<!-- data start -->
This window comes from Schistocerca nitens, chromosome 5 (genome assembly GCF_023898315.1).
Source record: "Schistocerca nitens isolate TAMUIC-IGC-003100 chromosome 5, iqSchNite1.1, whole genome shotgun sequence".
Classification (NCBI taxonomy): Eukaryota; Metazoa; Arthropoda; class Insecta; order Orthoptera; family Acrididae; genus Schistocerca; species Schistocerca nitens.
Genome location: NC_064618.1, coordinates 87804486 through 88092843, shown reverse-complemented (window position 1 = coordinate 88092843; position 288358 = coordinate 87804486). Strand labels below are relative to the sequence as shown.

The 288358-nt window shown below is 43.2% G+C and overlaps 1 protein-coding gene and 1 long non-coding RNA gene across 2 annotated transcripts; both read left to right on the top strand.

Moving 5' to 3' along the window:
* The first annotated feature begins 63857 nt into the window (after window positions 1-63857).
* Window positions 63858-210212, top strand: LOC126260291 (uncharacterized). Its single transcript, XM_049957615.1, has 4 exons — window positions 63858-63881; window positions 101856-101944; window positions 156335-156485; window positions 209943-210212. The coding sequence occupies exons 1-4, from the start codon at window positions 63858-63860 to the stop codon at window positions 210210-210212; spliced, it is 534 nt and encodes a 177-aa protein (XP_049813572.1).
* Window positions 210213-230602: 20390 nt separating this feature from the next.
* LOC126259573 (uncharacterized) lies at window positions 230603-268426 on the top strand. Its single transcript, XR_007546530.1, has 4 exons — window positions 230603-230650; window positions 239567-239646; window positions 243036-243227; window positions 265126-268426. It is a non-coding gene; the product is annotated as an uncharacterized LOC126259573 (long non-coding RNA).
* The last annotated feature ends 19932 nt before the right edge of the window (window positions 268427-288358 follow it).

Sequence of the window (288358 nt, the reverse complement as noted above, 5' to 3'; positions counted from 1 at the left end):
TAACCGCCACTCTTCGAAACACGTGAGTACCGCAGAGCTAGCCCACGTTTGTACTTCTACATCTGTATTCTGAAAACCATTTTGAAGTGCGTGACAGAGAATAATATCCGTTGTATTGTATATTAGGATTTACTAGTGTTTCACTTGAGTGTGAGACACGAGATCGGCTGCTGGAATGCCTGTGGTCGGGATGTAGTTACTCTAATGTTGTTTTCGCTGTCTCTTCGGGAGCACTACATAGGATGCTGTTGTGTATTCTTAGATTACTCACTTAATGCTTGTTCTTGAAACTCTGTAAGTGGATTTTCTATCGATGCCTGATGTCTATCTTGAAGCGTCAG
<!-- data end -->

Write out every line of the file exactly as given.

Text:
This window comes from Schistocerca nitens, chromosome 5 (genome assembly GCF_023898315.1).
Source record: "Schistocerca nitens isolate TAMUIC-IGC-003100 chromosome 5, iqSchNite1.1, whole genome shotgun sequence".
Classification (NCBI taxonomy): Eukaryota; Metazoa; Arthropoda; class Insecta; order Orthoptera; family Acrididae; genus Schistocerca; species Schistocerca nitens.
Genome location: NC_064618.1, coordinates 87804486 through 88092843, shown reverse-complemented (window position 1 = coordinate 88092843; position 288358 = coordinate 87804486). Strand labels below are relative to the sequence as shown.

The 288358-nt window shown below is 43.2% G+C and overlaps 1 protein-coding gene and 1 long non-coding RNA gene across 2 annotated transcripts; both read left to right on the top strand.

Moving 5' to 3' along the window:
* The first annotated feature begins 63857 nt into the window (after window positions 1-63857).
* Window positions 63858-210212, top strand: LOC126260291 (uncharacterized). Its single transcript, XM_049957615.1, has 4 exons — window positions 63858-63881; window positions 101856-101944; window positions 156335-156485; window positions 209943-210212. The coding sequence occupies exons 1-4, from the start codon at window positions 63858-63860 to the stop codon at window positions 210210-210212; spliced, it is 534 nt and encodes a 177-aa protein (XP_049813572.1).
* Window positions 210213-230602: 20390 nt separating this feature from the next.
* LOC126259573 (uncharacterized) lies at window positions 230603-268426 on the top strand. Its single transcript, XR_007546530.1, has 4 exons — window positions 230603-230650; window positions 239567-239646; window positions 243036-243227; window positions 265126-268426. It is a non-coding gene; the product is annotated as an uncharacterized LOC126259573 (long non-coding RNA).
* The last annotated feature ends 19932 nt before the right edge of the window (window positions 268427-288358 follow it).

Sequence of the window (288358 nt, the reverse complement as noted above, 5' to 3'; positions counted from 1 at the left end):
TAACCGCCACTCTTCGAAACACGTGAGTACCGCAGAGCTAGCCCACGTTTGTACTTCTACATCTGTATTCTGAAAACCATTTTGAAGTGCGTGACAGAGAATAATATCCGTTGTATTGTATATTAGGATTTACTAGTGTTTCACTTGAGTGTGAGACACGAGATCGGCTGCTGGAATGCCTGTGGTCGGGATGTAGTTACTCTAATGTTGTTTTCGCTGTCTCTTCGGGAGCACTACATAGGATGCTGTTGTGTATTCTTAGATTACTCACTTAATGCTTGTTCTTGAAACTCTGTAAGTGGATTTTCTATCGATGCCTGATGTCTATCTTGAAGCGTCAG